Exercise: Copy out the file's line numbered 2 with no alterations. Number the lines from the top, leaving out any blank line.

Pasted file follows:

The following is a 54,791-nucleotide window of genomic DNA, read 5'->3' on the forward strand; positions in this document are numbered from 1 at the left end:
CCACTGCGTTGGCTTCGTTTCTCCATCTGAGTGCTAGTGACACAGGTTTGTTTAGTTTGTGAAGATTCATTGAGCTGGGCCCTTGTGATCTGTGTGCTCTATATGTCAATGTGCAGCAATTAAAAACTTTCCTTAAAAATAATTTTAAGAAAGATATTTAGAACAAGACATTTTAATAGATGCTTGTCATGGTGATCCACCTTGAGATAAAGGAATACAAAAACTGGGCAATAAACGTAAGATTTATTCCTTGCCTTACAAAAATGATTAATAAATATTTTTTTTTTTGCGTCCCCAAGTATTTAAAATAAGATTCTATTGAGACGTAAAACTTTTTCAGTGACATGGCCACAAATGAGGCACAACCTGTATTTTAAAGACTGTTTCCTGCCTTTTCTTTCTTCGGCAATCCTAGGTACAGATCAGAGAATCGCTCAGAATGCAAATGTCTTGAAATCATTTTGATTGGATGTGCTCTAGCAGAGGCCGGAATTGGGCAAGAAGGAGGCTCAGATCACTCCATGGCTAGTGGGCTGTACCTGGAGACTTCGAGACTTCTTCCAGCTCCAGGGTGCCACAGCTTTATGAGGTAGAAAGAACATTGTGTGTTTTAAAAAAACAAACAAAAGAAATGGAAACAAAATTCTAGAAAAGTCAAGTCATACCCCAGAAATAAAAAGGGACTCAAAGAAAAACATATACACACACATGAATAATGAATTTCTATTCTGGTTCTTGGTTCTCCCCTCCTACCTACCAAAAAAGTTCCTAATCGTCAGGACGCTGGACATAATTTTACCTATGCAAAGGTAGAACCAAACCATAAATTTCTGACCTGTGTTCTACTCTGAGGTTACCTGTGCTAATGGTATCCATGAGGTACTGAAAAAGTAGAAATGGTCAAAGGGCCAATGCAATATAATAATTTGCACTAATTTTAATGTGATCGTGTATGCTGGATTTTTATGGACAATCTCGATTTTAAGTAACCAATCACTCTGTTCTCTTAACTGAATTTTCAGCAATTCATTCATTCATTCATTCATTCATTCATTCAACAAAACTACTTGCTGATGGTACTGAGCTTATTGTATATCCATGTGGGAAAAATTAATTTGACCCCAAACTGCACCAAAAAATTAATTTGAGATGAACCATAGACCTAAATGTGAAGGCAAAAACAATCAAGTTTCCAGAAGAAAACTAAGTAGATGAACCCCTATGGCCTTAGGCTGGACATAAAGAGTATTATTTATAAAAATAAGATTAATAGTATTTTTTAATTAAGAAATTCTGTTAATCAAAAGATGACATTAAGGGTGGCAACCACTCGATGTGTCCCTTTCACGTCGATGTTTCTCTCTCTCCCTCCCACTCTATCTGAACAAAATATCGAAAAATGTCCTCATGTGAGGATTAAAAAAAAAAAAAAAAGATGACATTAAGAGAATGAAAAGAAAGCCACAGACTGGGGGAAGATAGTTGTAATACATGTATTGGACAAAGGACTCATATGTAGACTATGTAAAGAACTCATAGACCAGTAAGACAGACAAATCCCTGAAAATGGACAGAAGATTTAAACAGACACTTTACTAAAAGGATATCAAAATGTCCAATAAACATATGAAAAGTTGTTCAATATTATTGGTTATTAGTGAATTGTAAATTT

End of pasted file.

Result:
CCACTGCGTTGGCTTCGTTTCTCCATCTGAGTGCTAGTGACACAGGTTTGTTTAGTTTGTGAAGATTCATTGAGCTGGGCCCTTGTGATCTGTGTGCTCTATATGTCAATGTGCAGCAATTAAAAACTTTCCTTAAAAATAATTTTAAGAAAGATATTTAGAACAAGACATTTTAATAGATGCTTGTCATGGTGATCCACCTTGAGATAAAGGAATACAAAAACTGGGCAATAAACGTAAGATTTATTCCTTGCCTTACAAAAATGATTAATAAATATTTTTTTTTTTGCGTCCCCAAGTATTTAAAATAAGATTCTATTGAGACGTAAAACTTTTTCAGTGACATGGCCACAAATGAGGCACAACCTGTATTTTAAAGACTGTTTCCTGCCTTTTCTTTCTTCGGCAATCCTAGGTACAGATCAGAGAATCGCTCAGAATGCAAATGTCTTGAAATCATTTTGATTGGATGTGCTCTAGCAGAGGCCGGAATTGGGCAAGAAGGAGGCTCAGATCACTCCATGGCTAGTGGGCTGTACCTGGAGACTTCGAGACTTCTTCCAGCTCCAGGGTGCCACAGCTTTATGAGGTAGAAAGAACATTGTGTGTTTTAAAAAAACAAACAAAAGAAATGGAAACAAAATTCTAGAAAAGTCAAGTCATACCCCAGAAATAAAAAGGGACTCAAAGAAAAACATATACACACACATGAATAATGAATTTCTATTCTGGTTCTTGGTTCTCCCCTCCTACCTACCAAAAAAGTTCCTAATCGTCAGGACGCTGGACATAATTTTACCTATGCAAAGGTAGAACCAAACCATAAATTTCTGACCTGTGTTCTACTCTGAGGTTACCTGTGCTAATGGTATCCATGAGGTACTGAAAAAGTAGAAATGGTCAAAGGGCCAATGCAATATAATAATTTGCACTAATTTTAATGTGATCGTGTATGCTGGATTTTTATGGACAATCTCGATTTTAAGTAACCAATCACTCTGTTCTCTTAACTGAATTTTCAGCAATTCATTCATTCATTCATTCATTCATTCATTCAACAAAACTACTTGCTGATGGTACTGAGCTTATTGTATATCCATGTGGGAAAAATTAATTTGACCCCAAACTGCACCAAAAAATTAATTTGAGATGAACCATAGACCTAAATGTGAAGGCAAAAACAATCAAGTTTCCAGAAGAAAACTAAGTAGATGAACCCCTATGGCCTTAGGCTGGACATAAAGAGTATTATTTATAAAAATAAGATTAATAGTATTTTTTAATTAAGAAATTCTGTTAATCAAAAGATGACATTAAGGGTGGCAACCACTCGATGTGTCCCTTTCACGTCGATGTTTCTCTCTCTCCCTCCCACTCTATCTGAACAAAATATCGAAAAATGTCCTCATGTGAGGATTAAAAAAAAAAAAAAAAGATGACATTAAGAGAATGAAAAGAAAGCCACAGACTGGGGGAAGATAGTTGTAATACATGTATTGGACAAAGGACTCATATGTAGACTATGTAAAGAACTCATAGACCAGTAAGACAGACAAATCCCTGAAAATGGACAGAAGATTTAAACAGACACTTTACTAAAAGGATATCAAAATGTCCAATAAACATATGAAAAGTTGTTCAATATTATTGGTTATTAGTGAATTGTAAATTT